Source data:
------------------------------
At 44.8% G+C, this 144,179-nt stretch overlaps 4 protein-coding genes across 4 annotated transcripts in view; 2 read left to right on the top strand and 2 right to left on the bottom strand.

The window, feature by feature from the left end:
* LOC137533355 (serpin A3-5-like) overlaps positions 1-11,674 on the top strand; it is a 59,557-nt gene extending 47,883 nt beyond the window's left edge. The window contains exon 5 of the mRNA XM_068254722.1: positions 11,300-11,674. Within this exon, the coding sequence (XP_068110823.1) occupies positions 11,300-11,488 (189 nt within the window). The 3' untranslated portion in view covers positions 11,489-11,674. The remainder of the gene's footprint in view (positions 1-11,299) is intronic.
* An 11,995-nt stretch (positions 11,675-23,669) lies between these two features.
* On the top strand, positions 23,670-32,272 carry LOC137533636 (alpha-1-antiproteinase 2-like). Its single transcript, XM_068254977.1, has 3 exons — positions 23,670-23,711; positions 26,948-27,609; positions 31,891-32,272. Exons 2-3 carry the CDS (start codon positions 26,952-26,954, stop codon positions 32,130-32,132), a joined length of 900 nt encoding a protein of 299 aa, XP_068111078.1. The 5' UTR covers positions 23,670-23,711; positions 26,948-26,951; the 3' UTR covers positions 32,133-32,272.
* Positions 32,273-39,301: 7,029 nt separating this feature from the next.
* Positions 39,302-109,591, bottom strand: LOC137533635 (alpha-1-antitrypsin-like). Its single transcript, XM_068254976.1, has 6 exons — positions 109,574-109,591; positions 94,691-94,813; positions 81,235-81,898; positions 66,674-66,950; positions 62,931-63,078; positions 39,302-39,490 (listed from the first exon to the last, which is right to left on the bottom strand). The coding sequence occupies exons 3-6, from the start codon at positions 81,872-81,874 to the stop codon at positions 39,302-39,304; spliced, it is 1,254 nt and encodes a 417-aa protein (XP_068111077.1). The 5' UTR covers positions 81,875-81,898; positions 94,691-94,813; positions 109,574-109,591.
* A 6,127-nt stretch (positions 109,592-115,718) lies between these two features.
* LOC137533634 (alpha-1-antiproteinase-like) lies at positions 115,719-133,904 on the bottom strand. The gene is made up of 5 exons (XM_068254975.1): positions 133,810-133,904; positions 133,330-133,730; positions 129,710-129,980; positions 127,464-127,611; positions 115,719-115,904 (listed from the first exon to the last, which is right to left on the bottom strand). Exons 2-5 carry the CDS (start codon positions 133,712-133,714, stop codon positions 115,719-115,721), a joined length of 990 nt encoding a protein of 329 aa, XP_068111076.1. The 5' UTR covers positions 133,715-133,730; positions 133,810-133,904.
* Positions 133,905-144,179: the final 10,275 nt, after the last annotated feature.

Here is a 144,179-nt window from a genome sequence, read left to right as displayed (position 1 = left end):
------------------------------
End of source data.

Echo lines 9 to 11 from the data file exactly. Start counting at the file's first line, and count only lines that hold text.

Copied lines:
* LOC137533634 (alpha-1-antiproteinase-like) lies at positions 115,719-133,904 on the bottom strand. The gene is made up of 5 exons (XM_068254975.1): positions 133,810-133,904; positions 133,330-133,730; positions 129,710-129,980; positions 127,464-127,611; positions 115,719-115,904 (listed from the first exon to the last, which is right to left on the bottom strand). Exons 2-5 carry the CDS (start codon positions 133,712-133,714, stop codon positions 115,719-115,721), a joined length of 990 nt encoding a protein of 329 aa, XP_068111076.1. The 5' UTR covers positions 133,715-133,730; positions 133,810-133,904.
* Positions 133,905-144,179: the final 10,275 nt, after the last annotated feature.

Here is a 144,179-nt window from a genome sequence, read left to right as displayed (position 1 = left end):